SUMMER IS HERE: The good, the bad, and the itchy!

Christopher Dodd (Vanderbilt University / Lauren Holland)Some of the great pastimes of sum­mer include swimming, staying out late to catch lightening bugs, or just enjoying the warmth of the day outside playing. Summer should be a time for adventure, fun and outdoor play. To ensure this, we must be mindful of how to best protect our kids from the heat, illnesses and pos­sible dangers that can accompany sum­mer fun. I hope these few tips will help keep your kids safe and persistently ac­tive this summer.

Protecting kids from sunburn is im­portant both to prevent the immediate pain, and to protect from long term sun damage. Sunscreen is widely available, but it is only effective if used properly. Sunscreen should be at least an SPF (Sun Protective Factor) of 15, applied 15-30 minutes prior to sun exposure, and re­applied every 2-4 hours, especially after swimming, towel drying, or excessive sweating. Another way to protect kids from the sun is by wearing light colored, long-sleeved clothing and large brimmed hats. This is especially important since sunscreen should not be applied to chil­dren under the age of 6 months. When sunburn does occur, the most effective medication that can be given for the pain is ibuprofen. It not only treats the pain, but also helps reduce the inflammation that is causing the pain. Using lotions that contain aloe, or having an aloe plant around can be very helpful as well with soothing the skin after a sunburn.

Hydration during outdoor summer activities is extremely important in or­der to prevent heat exhaustion and heat stroke. As a general guide, kids should drink a cup of fluid 30 minutes before outdoor activity begins. Once playing in the heat, kids under 90 pounds should drink at least a cup an hour and kids over 90 pounds should drink at least 2 cups. These are rough estimates, and if it is ex­tremely hot and kids are sweating a lot, they may need more. When choosing the type of drink, water is best. Sports drinks and/or coconut water can be a helpful addition since they contain re­placements of the electrolytes that can be lost in sweat, but should not be the sole source of fluid replacement, just an addi­tive to the main source of water. In situ­ations of very heavy perspiration, even these electrolyte replacement choices may not be enough, and you may need some pretzels or other salty food choice. Also, a good rule of thumb is that if the drink has caffeine in it (most soda’s and iced tea), it is not going to be a good choice. Caffeine causes you to urinate more, thereby losing more fluid. Finally, watch for warning signs of dehydra­tion such as thirst, dry or sticky mouth, headache, muscle cramping, irritability, extreme fatigue, weakness, dizziness, or decreased performance as a sign that you may need to seek medical attention for your child.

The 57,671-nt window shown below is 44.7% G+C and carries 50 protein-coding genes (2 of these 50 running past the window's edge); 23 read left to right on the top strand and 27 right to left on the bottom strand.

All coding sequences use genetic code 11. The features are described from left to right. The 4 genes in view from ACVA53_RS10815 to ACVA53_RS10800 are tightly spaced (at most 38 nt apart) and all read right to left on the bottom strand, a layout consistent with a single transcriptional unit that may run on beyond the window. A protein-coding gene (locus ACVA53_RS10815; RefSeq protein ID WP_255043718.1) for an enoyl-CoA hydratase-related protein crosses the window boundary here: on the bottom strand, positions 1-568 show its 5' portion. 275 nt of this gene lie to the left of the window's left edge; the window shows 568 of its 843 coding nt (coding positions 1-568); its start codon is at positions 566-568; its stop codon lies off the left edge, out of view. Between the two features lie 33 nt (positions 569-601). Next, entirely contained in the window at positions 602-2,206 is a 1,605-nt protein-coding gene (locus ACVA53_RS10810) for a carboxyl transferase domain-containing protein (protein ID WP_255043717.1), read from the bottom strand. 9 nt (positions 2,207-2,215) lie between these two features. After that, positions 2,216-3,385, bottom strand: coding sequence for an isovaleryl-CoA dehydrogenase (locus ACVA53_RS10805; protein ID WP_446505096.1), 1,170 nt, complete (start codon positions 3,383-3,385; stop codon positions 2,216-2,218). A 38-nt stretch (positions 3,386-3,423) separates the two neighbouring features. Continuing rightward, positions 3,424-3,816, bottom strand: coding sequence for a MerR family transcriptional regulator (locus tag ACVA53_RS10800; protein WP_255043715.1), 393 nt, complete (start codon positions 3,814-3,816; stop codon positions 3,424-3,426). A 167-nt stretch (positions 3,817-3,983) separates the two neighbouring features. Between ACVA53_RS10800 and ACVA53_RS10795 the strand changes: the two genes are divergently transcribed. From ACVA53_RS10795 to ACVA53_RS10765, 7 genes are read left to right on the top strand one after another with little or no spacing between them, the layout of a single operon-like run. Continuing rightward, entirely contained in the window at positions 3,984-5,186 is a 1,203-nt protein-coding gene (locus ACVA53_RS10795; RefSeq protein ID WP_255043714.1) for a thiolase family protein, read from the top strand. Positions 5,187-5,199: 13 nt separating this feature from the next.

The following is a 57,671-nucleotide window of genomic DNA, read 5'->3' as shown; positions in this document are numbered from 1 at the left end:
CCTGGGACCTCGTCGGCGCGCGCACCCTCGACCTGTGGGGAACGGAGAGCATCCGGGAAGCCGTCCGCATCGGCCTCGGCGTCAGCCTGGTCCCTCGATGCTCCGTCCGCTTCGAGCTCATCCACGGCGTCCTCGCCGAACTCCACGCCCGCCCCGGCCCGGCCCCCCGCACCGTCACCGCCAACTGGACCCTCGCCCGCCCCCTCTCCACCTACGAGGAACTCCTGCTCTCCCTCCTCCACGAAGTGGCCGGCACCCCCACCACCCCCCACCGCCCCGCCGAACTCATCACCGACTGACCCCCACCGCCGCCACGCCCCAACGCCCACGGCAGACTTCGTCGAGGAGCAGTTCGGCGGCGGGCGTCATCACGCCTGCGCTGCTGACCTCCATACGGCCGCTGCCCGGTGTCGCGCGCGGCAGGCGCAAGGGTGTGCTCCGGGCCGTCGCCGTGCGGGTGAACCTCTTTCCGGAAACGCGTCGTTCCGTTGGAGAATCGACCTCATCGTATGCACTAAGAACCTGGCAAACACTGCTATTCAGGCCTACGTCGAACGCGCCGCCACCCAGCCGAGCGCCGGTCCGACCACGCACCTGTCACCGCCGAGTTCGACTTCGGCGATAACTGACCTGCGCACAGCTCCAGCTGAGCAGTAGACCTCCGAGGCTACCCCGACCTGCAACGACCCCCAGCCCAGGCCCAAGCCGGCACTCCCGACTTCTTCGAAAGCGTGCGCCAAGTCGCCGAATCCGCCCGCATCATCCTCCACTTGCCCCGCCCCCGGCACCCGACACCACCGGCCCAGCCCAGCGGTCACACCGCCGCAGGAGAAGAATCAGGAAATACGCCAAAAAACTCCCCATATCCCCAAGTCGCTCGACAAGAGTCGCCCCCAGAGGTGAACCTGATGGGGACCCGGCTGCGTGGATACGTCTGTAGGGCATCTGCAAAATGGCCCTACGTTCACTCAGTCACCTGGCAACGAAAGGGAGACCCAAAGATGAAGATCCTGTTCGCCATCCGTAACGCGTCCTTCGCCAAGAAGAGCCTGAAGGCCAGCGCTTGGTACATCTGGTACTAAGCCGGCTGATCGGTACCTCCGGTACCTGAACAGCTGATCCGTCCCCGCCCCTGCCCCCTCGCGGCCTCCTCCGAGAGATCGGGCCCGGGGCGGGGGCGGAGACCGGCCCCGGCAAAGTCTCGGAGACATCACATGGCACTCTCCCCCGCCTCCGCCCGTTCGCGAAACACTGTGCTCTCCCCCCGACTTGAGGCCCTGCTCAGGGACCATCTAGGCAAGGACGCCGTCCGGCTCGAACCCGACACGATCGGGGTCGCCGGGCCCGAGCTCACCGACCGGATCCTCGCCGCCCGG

girl swimmingHow better to cool off during the hot times of day than by going for a swim in the pool or lake. This can be a source of some of the most wonderful childhood memories, but it can also be a source of tragedy. Every year, nearly 700 kids (age 0-14 years) die in drowning accidents, and at least 5 times that many are seen in the ER for near drowning injuries. The majority of these happen in pools with younger children. As kids get closer to adulthood, natural water locations be­come the more likely place for injuries, such as jumping off cliffs into lakes and breaking legs, etc. While these activities can be extremely fun, there are steps that can be taken to ensure water safety: 1.) Make sure that any pool is surrounded by a 4 sided fence (i.e. the patio doors on the back of the house do not count), 2.) Always have a responsible adult watch­ing kids while they are swimming, 3.) Kids should wear life jackets, especially in natural water habitats, 4.) Never dive into shallow water and, if you cannot see the bottom, assume it is shallow and 5.) Swimming lessons can help reduce the risk of drowning, especially for younger children.